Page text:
I discovered Elemental Science‘s Sassafras Science Adventure series while searching for science curricula to use with my oldest child during his first grade year. It has become one of the few things that I’ve used all year long without modification. We like it so much, I plan to continue the adventure series next year as well. (Please note, that I am NOT affiliated with Elemental Science in any way. I paid for this curriculum with my own funds.)
Product: Sassafras Science Adventures living book series
Company: Elemental Science
Recommended Age Range: Kindergarten, Elementary
Time Required: about 60 to 90 minutes per week
Difficulty: Program is easy to follow and story is fairly easy to understand even for early elementary. The science described can be fairly advanced, but full understanding is not necessary in order to use the curriculum.
Cost: $25 to $100 per volume depending on how much supplemental material you want. (Each volume lasts one semester and there are 4 volumes so far.)
In my opinion, all you really need to get nearly everything out of this program is the living book (the Kindle version is $10) and the lapbook for $15. I also highly recommend the audiobook if you spend a good amount of time in the car. This material lasts for 18 weeks or about a semester. Given that my son loves listening to the story, is being exposed to really complex science, and has produced quality interactive notebooks using the lapbook material over the course of the year, I feel like this science curriculum is hard to beat.
How We Use It
Over the past year, my son (a first grader) and I have worked our way through the first two volumes of Sassafras Science: Zoology and Anatomy. He has simultaneously used the lapbook materials to make a book for each of the two volumes. Usually, he colors the pictures for the lapbook material while I read-aloud from my Kindle or we listen to the audiobook. After he finishes listening to a section, we go back to the relevant parts of the book and I re-read the scientific parts, so he can pick what he found the most interesting. He tells me what he wants to write in his lapbook, I write the sentence on a piece of scratch paper, and he copies it into the appropriate part of his lapbook.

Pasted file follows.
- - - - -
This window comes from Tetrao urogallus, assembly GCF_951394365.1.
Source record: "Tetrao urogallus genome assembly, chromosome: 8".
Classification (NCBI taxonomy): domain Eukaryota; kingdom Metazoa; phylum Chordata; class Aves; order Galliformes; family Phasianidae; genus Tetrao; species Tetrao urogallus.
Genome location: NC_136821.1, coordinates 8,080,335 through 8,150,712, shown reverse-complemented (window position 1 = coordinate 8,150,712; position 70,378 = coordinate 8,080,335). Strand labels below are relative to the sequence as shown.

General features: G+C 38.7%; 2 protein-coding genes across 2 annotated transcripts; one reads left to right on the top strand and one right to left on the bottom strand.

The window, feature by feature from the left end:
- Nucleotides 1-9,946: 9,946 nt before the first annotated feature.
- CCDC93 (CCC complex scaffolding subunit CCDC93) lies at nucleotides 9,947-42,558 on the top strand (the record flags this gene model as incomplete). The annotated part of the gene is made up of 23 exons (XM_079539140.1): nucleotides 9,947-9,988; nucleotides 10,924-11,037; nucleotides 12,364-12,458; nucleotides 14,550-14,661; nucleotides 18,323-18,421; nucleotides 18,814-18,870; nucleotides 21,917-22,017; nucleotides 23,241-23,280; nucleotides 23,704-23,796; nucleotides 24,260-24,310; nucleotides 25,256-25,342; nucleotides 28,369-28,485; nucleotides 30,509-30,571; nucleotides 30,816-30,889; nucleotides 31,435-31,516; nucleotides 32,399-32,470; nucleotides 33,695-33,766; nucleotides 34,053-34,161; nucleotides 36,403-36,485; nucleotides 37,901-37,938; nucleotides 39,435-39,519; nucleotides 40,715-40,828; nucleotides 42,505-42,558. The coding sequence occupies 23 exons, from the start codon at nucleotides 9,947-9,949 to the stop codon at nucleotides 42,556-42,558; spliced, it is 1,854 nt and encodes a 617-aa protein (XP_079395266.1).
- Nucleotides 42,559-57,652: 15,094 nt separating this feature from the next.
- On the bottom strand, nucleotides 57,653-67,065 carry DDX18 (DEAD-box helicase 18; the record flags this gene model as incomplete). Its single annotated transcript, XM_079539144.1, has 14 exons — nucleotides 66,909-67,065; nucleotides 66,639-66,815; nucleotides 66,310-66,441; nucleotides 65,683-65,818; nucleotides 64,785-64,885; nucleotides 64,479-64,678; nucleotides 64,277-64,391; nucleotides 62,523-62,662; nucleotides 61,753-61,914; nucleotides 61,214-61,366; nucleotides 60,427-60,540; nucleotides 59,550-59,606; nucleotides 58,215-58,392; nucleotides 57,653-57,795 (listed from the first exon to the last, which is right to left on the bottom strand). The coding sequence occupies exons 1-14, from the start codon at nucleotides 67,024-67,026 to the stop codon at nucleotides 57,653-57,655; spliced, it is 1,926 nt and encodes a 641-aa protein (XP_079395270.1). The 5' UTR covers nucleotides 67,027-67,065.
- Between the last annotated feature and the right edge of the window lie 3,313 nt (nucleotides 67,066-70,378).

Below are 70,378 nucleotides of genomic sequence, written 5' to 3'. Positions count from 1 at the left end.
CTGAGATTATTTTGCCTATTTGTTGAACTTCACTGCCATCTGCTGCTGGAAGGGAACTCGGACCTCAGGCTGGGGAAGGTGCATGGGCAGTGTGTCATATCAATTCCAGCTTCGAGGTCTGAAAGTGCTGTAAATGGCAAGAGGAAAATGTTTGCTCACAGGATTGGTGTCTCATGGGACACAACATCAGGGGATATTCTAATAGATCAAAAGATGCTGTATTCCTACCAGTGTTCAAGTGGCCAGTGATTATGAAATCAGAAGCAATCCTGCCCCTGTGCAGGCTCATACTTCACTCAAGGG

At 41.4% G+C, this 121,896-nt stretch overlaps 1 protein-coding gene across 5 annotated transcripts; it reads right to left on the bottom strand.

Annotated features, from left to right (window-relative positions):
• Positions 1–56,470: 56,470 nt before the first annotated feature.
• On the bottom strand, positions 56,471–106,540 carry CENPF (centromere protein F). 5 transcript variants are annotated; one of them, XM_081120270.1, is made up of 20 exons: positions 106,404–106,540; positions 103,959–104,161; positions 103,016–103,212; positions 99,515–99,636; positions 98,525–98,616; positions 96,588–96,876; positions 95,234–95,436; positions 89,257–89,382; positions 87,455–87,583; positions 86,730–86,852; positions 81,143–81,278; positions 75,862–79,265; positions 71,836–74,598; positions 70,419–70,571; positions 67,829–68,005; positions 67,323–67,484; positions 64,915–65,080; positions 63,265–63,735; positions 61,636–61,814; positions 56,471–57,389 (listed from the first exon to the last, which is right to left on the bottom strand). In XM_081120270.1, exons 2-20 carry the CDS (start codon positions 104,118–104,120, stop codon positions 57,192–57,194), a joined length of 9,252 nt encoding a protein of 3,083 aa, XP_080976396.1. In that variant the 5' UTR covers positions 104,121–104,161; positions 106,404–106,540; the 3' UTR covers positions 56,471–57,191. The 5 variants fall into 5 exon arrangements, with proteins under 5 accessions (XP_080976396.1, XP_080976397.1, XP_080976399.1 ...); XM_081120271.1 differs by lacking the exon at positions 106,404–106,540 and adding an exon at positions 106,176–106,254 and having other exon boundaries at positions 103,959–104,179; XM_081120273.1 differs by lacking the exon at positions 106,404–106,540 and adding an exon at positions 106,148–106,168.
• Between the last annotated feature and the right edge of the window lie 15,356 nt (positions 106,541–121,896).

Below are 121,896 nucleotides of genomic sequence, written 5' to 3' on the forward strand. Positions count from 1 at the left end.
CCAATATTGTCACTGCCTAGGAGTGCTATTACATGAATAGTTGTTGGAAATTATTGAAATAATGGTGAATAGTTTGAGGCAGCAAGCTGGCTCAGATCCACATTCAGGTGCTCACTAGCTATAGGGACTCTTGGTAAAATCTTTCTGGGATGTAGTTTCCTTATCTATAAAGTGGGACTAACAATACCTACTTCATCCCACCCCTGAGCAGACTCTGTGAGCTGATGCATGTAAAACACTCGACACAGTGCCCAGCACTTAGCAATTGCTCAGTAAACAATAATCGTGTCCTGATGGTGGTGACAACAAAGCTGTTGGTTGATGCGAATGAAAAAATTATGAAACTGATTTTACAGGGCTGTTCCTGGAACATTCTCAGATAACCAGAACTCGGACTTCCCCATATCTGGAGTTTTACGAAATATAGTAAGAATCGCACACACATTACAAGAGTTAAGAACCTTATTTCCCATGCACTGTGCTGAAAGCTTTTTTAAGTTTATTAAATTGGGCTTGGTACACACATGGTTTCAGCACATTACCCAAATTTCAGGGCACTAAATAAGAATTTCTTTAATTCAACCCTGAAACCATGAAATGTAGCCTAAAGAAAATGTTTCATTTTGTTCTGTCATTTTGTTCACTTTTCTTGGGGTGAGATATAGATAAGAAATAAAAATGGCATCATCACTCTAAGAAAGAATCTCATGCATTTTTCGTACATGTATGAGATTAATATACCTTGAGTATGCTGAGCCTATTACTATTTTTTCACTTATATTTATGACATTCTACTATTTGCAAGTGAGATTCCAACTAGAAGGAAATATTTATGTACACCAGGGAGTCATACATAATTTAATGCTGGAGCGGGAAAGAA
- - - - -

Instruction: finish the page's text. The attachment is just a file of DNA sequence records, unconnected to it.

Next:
Instead of making actual lapbooks out of these pieces using file folders as suggested, I’ve chosen to use these lapbooking pieces in interactive notebooks. For each volume, I simply bind together 9 pieces of cardstock, then glue the pieces into the homemade notebook instead. (Have I mentioned that I love my binding machine? A detailed review and description of the many things I use it for can be found here.)
I’ll admit, very few of the curricula choices I made last summer have completely panned out. However, Sassafras is one of the few that we’ve really stuck with throughout the whole school year. If I pull him away from playing, he’s not always super excited to start his science, but he really does enjoy the story. Once he’s been drawn into the story, he’ll yell at his younger siblings to be quiet so he can hear. He doesn’t want to miss any parts.
How Long Does it Take?
If you do one chapter a week, the program lasts 18 weeks, which allows you to finish two volumes a year. Each chapter takes about 30 to 45 minutes to read (or listen to the audiobook). All the chapters are divided into two parts, so ideally we read half a chapter twice a week. I am glad that I bought the audiobook, because if we start falling behind, we’ll listen to that week’s chapter in the car on the way to and from activities. On a good week, we spend about 45 minutes on supplemental science activities in addition to just listening to the living book. (On a bad week, we’ll only spend about 15 to make sure my son’s lapbook is complete for the week.)
After we listen to a chapter, sometimes we’ll read about the same subjects in other books. The lapbooking guide provides booklists for each chapter, which I’m sure are great, but I’ve rarely used them. I’ve REALLY liked Picturepedia for providing great visuals of both zoology and anatomy. I’m sure it will come in handy with future volumes as well. For anatomy, we’ve also been using See Inside Your Body which my kids really like.
In addition to the lapbook material, the lapbook guide also includes ideas for a number of hands-on experiments or demonstrations. I don’t always make time for these, but they’re usually pretty easy to put together and my kids LOVE them. They were big fans of the gooeyness of the giraffe saliva experiment. Recently we did the kidney demonstration and I will never forget the way my 5-year-old daughter’s eyes lit up with glee when she realized the yellow liquid we collected at the end was supposed to represent urine.
What about Kids of Multiple Ages?